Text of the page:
The Indian National Congress was founded by Allan Octavian Hume in 1885. Hume was a retired Civil Service Officer. He saw a growing political consciousness among the Indians and wanted to give it a safe, constitutional outlet so that their resentment would not develop into popular agitation against the British rule in India.
He was supported in this scheme by the Viceroy, Lord Dufferin, and by a group of eminent Indians. Womesh Chandra Banerjee of Calcutta was elected as the first President.
The Indian National Congress represented an urge of the politically conscious Indians to set up a national organisation to work for their betterment. Its leaders had complete faith in the British Government and in its sense of justice. They believed that if they would place their grievances before the government reasonably, the British would certainly try to rectify them.
Among the liberal leaders, the most prominent were Firoz Shah Mehta, Gopal Krishna Gokhale, Dada Bhai Naoroji, Ras Behari Bose, Badruddin Tayabji, etc. From 1885 to 1905, the Indian National Congress had a very narrow social base. Its influence was confined to the urban educated Indians.
The early aims of this organization were limited only to communicate with British government on behalf of the Indian people and voice their grievances. It was rightly called the era of the Moderates.
Initial Stages of Indian National Congress
The congress placed its demands before the government always in the form of petitions and worked within the framework of law. It was for this reason that the early Congress leaders were referred to as ‘Moderates’. During its first twenty years the Congress made moderate demands. They asked for:
- representative legislatures
- Indianization of services
- reduction of military expenditure
- education, employment and holding of the ICS (Indian Civil Services) examination in India
- decrease in the burden of the cultivators
- defense of civil rights
- separation of the judiciary from the executive
- change in the tenancy laws
- reduction in land revenue and salt duty
- policies to help in the growth of Indian industries and handicrafts
- introduction of welfare programmes for the people
Unfortunately, their efforts did not bring many changes in the policies and administration of the British in India. In the beginning, the Britishers had a favourable attitude towards the Congress. But, by 1887, this attitude began to change. They did not fulfil the demands of the Moderates.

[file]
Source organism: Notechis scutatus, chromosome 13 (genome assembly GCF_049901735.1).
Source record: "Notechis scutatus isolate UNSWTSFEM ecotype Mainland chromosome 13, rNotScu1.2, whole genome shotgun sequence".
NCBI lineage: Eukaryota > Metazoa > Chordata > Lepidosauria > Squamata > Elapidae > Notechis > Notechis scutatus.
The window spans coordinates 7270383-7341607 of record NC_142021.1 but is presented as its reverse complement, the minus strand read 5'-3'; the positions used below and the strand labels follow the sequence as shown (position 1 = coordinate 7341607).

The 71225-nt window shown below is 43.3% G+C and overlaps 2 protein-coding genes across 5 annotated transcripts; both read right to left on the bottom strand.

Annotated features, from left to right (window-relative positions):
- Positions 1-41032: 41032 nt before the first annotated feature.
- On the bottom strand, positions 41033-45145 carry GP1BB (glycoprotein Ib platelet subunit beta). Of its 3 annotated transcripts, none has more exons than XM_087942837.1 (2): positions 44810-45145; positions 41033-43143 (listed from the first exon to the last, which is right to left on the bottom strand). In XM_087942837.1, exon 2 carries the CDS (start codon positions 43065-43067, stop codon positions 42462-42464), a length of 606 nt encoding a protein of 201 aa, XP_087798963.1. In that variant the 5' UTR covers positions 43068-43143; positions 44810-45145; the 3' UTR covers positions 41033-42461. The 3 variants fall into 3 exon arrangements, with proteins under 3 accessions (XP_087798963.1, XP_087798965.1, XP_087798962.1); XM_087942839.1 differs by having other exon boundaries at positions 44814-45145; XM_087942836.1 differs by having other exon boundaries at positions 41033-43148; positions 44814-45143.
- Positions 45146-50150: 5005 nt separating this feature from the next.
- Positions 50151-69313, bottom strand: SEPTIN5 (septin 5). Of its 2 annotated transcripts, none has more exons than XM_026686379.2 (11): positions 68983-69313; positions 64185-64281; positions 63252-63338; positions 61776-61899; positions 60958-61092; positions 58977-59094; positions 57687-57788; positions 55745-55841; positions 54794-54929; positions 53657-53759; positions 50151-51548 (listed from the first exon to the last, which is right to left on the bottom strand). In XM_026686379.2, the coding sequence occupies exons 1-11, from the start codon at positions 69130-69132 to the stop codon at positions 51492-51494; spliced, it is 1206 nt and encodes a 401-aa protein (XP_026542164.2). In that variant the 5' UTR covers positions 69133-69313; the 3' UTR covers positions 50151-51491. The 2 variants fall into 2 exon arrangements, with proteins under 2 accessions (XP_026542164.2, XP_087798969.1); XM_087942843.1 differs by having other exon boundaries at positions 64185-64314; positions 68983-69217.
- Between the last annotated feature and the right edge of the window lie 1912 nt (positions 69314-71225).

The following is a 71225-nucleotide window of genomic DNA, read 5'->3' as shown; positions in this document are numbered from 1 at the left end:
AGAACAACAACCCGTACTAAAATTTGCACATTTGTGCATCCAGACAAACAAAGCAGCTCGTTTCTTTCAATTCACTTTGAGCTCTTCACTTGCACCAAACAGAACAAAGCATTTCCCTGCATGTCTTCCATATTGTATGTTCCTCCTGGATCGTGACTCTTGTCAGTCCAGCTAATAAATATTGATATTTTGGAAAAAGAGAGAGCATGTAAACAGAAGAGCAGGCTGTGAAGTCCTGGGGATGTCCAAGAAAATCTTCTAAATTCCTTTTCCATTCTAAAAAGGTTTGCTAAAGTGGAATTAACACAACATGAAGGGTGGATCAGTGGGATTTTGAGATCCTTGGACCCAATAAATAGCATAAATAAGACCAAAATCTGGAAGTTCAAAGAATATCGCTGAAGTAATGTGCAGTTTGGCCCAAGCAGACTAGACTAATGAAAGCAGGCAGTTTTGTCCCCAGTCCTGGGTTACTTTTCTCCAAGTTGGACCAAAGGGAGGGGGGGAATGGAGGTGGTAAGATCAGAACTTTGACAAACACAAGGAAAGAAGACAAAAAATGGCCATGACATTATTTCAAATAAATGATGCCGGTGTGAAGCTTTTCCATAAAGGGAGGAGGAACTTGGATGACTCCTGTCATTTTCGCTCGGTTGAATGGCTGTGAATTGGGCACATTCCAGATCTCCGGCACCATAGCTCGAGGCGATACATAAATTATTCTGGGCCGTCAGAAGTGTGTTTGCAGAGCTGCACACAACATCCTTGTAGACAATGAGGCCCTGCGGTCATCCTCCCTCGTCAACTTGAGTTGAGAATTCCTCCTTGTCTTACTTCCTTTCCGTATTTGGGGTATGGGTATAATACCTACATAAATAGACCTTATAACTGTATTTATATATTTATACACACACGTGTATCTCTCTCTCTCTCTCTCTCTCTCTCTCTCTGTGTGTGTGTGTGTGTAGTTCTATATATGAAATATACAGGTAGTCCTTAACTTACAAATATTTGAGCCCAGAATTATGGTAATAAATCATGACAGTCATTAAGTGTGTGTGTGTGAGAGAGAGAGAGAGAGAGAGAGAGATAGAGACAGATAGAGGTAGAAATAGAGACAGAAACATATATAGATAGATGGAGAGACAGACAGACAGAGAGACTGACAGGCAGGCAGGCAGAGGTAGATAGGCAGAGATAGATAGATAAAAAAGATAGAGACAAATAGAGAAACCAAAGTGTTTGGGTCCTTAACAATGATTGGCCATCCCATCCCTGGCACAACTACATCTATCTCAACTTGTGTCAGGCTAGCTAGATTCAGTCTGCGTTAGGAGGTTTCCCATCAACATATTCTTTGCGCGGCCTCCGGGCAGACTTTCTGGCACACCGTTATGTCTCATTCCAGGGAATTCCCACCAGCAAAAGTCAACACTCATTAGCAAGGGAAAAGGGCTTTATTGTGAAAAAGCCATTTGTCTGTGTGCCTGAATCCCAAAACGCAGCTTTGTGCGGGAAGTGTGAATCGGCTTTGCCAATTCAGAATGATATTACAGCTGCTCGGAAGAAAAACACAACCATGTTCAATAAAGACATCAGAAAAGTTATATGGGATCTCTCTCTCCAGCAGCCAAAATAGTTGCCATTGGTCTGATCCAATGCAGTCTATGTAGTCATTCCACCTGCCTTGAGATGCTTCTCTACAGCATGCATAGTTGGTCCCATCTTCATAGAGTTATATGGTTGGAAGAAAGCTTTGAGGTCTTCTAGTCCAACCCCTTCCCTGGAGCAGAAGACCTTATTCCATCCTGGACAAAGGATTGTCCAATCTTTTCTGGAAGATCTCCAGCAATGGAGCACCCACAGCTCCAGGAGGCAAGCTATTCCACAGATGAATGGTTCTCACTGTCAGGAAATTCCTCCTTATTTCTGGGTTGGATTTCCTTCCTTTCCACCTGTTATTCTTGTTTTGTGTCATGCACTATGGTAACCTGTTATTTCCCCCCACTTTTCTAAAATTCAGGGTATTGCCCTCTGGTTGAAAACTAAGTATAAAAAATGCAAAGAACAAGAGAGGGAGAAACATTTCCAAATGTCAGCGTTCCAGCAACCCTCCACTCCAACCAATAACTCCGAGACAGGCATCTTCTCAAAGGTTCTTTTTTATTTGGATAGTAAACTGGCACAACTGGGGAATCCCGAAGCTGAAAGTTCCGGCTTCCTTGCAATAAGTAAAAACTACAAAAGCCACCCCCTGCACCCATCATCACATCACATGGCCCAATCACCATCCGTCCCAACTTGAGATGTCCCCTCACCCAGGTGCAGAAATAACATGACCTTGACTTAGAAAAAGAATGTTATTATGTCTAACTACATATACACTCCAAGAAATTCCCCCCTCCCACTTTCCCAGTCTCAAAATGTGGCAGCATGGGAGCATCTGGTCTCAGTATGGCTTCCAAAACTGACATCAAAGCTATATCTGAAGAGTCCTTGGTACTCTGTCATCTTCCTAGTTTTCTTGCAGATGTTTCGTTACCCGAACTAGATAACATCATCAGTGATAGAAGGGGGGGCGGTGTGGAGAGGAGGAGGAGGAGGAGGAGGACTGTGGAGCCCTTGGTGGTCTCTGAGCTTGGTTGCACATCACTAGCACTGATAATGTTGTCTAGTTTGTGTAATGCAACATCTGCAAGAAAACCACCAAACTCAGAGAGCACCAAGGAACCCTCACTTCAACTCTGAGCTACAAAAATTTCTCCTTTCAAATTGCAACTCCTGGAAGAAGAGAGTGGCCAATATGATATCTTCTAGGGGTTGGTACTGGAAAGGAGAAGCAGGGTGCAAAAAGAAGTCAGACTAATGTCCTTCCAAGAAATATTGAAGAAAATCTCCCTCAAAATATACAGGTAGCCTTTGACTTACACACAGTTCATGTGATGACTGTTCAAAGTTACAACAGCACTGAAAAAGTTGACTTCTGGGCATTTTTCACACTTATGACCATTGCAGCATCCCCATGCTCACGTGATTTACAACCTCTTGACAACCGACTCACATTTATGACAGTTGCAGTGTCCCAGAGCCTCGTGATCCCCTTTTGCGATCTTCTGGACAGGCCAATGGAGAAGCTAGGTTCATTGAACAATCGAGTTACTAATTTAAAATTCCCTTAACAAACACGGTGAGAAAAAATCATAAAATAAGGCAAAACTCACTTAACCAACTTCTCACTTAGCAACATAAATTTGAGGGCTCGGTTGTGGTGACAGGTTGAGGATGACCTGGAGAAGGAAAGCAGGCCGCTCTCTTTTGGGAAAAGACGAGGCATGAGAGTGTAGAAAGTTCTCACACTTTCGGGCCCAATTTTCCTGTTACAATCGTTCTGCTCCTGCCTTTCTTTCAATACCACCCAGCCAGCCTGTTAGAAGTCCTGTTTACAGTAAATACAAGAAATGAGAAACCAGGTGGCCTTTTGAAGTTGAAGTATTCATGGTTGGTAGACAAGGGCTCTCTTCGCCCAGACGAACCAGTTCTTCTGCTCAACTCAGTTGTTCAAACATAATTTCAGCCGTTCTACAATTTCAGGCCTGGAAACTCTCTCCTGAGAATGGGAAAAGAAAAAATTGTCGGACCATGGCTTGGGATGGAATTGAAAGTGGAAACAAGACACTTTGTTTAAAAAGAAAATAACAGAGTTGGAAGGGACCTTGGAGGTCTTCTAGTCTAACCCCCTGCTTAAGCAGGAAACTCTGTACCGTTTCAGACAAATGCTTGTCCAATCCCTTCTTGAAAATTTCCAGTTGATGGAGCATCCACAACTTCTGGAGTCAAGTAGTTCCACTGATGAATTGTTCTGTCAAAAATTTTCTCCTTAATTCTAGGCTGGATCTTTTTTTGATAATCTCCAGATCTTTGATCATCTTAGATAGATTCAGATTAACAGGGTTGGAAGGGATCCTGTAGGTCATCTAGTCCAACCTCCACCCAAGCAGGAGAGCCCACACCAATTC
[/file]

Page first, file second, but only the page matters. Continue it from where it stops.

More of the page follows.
The only achievement of the Congress was the enactment of the Indian Councils Act, 1892 that enlarged the legislature by adding a few nonofficial members and passing of a resolution for holding Indian Civil Services Examination simultaneously in London and in India.
Many leaders gradually lost faith in the Constitutional process. Even though the Congress failed to achieve its goal, it succeeded in creating national awakening and instilling in the minds of the Indian people a sense of belonging to one Nation. They provided a forum for the Indians to discuss major national issues. By criticising the government policies, they gave the people valuable political training.
Though, They were not ready to take aggressive steps which would bring them in direct conflict with the Government. The most significant achievement was the foundation of a strong national movement.
The Britishers who were earlier supporting the Moderates soon realised that the movement could turn into a National force that would drive them out of the country. This totally changed their attitude. They passed strict laws to control education and curb the press. Minor concessions were given so as to win over some Congress leaders.
The British Viceroy, Lord Curzon was a staunch imperialist and believed in the superiority of the English people. He passed an Act in 1898, making it an offence to provoke people against the British rulers. He passed the Indian Universities Act in 1904, imposing stiff control over Indian Universities. Curzon was out to suppress the rising Nationalism in India.